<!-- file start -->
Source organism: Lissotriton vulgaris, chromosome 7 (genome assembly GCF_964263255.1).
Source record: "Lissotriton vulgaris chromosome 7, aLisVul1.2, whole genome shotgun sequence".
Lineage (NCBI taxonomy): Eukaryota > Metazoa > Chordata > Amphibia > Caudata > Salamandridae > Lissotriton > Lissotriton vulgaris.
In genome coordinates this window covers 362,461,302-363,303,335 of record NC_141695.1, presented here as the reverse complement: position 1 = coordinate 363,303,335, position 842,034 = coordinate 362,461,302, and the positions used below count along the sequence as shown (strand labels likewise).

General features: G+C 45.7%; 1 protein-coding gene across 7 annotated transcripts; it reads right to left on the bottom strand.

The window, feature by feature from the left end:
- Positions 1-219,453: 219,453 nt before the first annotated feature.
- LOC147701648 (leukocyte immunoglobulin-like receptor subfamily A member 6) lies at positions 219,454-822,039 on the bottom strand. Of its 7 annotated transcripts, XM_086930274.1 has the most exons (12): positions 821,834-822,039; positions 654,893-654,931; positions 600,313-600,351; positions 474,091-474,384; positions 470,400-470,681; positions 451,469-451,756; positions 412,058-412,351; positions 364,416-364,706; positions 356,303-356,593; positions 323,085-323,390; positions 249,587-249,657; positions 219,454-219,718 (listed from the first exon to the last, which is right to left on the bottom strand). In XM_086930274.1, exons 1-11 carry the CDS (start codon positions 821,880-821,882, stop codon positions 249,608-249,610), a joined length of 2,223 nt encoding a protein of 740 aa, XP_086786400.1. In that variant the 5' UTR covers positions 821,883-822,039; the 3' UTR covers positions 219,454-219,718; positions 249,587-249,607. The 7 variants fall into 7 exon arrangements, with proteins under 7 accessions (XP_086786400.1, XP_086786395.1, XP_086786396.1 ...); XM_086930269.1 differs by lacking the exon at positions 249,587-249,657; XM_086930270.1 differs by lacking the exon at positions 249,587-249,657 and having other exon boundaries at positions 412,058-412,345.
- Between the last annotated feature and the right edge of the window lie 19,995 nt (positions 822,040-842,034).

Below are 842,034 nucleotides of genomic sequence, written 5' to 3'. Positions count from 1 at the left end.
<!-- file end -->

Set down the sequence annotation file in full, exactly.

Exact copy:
Source organism: Lissotriton vulgaris, chromosome 7 (genome assembly GCF_964263255.1).
Source record: "Lissotriton vulgaris chromosome 7, aLisVul1.2, whole genome shotgun sequence".
Lineage (NCBI taxonomy): Eukaryota > Metazoa > Chordata > Amphibia > Caudata > Salamandridae > Lissotriton > Lissotriton vulgaris.
In genome coordinates this window covers 362,461,302-363,303,335 of record NC_141695.1, presented here as the reverse complement: position 1 = coordinate 363,303,335, position 842,034 = coordinate 362,461,302, and the positions used below count along the sequence as shown (strand labels likewise).

General features: G+C 45.7%; 1 protein-coding gene across 7 annotated transcripts; it reads right to left on the bottom strand.

The window, feature by feature from the left end:
- Positions 1-219,453: 219,453 nt before the first annotated feature.
- LOC147701648 (leukocyte immunoglobulin-like receptor subfamily A member 6) lies at positions 219,454-822,039 on the bottom strand. Of its 7 annotated transcripts, XM_086930274.1 has the most exons (12): positions 821,834-822,039; positions 654,893-654,931; positions 600,313-600,351; positions 474,091-474,384; positions 470,400-470,681; positions 451,469-451,756; positions 412,058-412,351; positions 364,416-364,706; positions 356,303-356,593; positions 323,085-323,390; positions 249,587-249,657; positions 219,454-219,718 (listed from the first exon to the last, which is right to left on the bottom strand). In XM_086930274.1, exons 1-11 carry the CDS (start codon positions 821,880-821,882, stop codon positions 249,608-249,610), a joined length of 2,223 nt encoding a protein of 740 aa, XP_086786400.1. In that variant the 5' UTR covers positions 821,883-822,039; the 3' UTR covers positions 219,454-219,718; positions 249,587-249,607. The 7 variants fall into 7 exon arrangements, with proteins under 7 accessions (XP_086786400.1, XP_086786395.1, XP_086786396.1 ...); XM_086930269.1 differs by lacking the exon at positions 249,587-249,657; XM_086930270.1 differs by lacking the exon at positions 249,587-249,657 and having other exon boundaries at positions 412,058-412,345.
- Between the last annotated feature and the right edge of the window lie 19,995 nt (positions 822,040-842,034).

Below are 842,034 nucleotides of genomic sequence, written 5' to 3'. Positions count from 1 at the left end.